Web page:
On the DVD: openSUSE 12.2 This month's DVDSep 21, 2012
The double-sided DVD attached to this issue comes with 32- and 64-bit versions of the latest release from the openSUSE project. openSUSE 12.2 continues in the long tradition of SUSE Linux, offering a full-featured system that is ready for the server room yet friendly enough for the desktop.more »
- Android gains market share
- VMware Workstation
- Perforce on Demand
- openSUSE 12.2 released
- CUDA 5 rc
- Web Foundation index measures world
- New Z shell release first since 2004
SpringSource Releases New Tool Suites
Codethink Releases Baserock 1.1
PostgreSQL 9.2 Released
ROSA Announces Enterprise Distributionmore »
Table of Contents: 144 HadoopSep 21, 2012
Getting into high-performance computing has never been easier. We investigate HPC cloud computing and a popular Big Data platform.more »
The latest openSUSE release includes more than 1,000 open source applications.more »
On the DVD: Mageia Linux This months' DVDAug 23, 2012
Mageia Linux is a multi-purpose distro based on the Mandriva codebase. A group of former Mandriva engineers started the Mageia project in 2010 as a means to ensure continuing support for the Mandriva community through a non-profit organization free of corporate control.more »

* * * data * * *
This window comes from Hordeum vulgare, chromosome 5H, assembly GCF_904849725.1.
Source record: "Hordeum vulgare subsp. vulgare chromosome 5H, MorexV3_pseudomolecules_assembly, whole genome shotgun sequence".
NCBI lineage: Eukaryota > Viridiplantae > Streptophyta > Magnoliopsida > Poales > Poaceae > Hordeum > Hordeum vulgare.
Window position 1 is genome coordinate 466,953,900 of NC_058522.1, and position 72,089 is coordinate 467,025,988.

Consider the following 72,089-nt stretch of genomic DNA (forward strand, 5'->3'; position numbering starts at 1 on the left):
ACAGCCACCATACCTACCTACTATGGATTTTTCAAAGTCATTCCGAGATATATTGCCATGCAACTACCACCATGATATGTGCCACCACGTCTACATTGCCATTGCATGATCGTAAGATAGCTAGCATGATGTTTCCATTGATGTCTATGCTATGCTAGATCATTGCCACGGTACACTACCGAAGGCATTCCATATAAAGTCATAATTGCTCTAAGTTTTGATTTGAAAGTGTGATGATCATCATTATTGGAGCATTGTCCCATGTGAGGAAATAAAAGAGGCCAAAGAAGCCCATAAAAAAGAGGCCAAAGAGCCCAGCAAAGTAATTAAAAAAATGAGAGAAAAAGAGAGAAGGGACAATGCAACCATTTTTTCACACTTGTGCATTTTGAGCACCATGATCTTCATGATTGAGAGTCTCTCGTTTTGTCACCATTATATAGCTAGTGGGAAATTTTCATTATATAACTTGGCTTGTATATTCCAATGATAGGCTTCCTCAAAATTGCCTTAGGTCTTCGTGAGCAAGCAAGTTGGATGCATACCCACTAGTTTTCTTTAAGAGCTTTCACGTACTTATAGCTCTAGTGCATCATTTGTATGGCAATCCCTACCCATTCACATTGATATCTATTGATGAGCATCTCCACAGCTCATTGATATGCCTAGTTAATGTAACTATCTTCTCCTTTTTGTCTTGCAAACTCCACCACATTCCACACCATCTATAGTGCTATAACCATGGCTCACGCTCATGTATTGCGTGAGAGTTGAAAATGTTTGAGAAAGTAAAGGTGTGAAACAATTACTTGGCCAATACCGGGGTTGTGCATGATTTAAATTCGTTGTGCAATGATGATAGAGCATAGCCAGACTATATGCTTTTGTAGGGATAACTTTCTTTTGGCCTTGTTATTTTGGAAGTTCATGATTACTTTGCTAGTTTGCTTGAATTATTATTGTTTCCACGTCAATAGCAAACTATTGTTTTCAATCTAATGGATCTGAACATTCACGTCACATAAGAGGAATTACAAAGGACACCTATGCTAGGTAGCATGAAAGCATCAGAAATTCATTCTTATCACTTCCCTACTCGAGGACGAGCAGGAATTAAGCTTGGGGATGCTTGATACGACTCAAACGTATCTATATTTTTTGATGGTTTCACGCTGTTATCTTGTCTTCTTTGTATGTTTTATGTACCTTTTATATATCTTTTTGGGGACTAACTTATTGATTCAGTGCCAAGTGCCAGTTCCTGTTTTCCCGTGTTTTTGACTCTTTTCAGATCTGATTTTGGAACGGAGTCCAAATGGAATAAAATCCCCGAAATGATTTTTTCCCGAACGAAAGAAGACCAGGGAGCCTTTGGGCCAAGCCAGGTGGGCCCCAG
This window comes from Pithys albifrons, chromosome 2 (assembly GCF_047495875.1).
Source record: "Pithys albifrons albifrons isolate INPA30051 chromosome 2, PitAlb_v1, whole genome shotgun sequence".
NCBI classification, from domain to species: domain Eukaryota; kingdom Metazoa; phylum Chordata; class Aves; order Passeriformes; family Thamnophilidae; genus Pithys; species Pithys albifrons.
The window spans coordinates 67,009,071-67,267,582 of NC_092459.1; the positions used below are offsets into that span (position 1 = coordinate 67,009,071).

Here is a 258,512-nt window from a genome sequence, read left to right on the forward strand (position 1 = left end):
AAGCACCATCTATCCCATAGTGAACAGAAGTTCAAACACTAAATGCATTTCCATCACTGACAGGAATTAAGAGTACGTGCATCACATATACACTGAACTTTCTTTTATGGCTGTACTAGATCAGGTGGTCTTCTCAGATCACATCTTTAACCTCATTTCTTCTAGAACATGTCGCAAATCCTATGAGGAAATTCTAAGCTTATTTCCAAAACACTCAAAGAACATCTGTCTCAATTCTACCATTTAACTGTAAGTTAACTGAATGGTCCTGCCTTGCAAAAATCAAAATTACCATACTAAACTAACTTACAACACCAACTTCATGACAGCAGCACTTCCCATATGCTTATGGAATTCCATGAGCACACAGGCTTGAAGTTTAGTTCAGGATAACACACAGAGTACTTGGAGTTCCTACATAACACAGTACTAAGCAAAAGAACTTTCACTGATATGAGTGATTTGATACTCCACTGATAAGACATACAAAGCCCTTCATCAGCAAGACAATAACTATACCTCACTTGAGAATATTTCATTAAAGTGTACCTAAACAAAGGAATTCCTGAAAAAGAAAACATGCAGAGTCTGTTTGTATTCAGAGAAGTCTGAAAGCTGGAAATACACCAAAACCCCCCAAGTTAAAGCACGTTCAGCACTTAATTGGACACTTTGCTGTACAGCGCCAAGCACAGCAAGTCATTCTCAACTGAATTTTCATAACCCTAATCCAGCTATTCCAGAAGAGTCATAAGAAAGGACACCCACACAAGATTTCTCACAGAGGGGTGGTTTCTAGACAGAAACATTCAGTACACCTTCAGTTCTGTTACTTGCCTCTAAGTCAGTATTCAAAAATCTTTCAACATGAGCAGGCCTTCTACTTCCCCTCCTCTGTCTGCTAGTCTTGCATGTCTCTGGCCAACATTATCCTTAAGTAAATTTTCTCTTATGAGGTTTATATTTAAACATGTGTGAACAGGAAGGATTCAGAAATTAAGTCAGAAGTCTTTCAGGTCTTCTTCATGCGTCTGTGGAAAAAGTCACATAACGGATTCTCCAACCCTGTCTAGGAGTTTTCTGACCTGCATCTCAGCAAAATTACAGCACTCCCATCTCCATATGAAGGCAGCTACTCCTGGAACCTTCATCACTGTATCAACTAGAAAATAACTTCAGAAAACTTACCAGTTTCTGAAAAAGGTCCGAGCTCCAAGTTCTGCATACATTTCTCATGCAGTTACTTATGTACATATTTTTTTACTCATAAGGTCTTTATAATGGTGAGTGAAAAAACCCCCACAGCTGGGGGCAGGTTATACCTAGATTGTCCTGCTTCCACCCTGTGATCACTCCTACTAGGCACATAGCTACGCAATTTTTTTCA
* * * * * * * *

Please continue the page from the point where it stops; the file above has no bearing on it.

Peppermint Three Announced
Zsh 5.0 Released
ActiveState Releases Komodo 7.1
IPFire 2.11 Releasedmore »
October 2012: DVD Inlay Issue #143Aug 23, 2012
Kernel king admits his tone has alienated volunteers, but says the demands of the process require directness.
New flaw in an old encryption scheme leaves the experts scrambling to disable SSL 3
Lennart Poettering wants to change the way Linux developers talk to each other.
Enterprise giant frees itself from ink and home PCs (and visa versa).
Mozilla’s product think tank sinks silently into history.
TODO group will focus on open source tools in large-scale environments.
New tool will look like GParted but support a wider range of storage technologies.
New public key pinning feature will help prevent man-in-the-middle attacks.
Carnegie Mellon researchers say 3 million pages could fall down the phishing hole in the next year.
The US government rolls new best-practice rules for protecting SSH.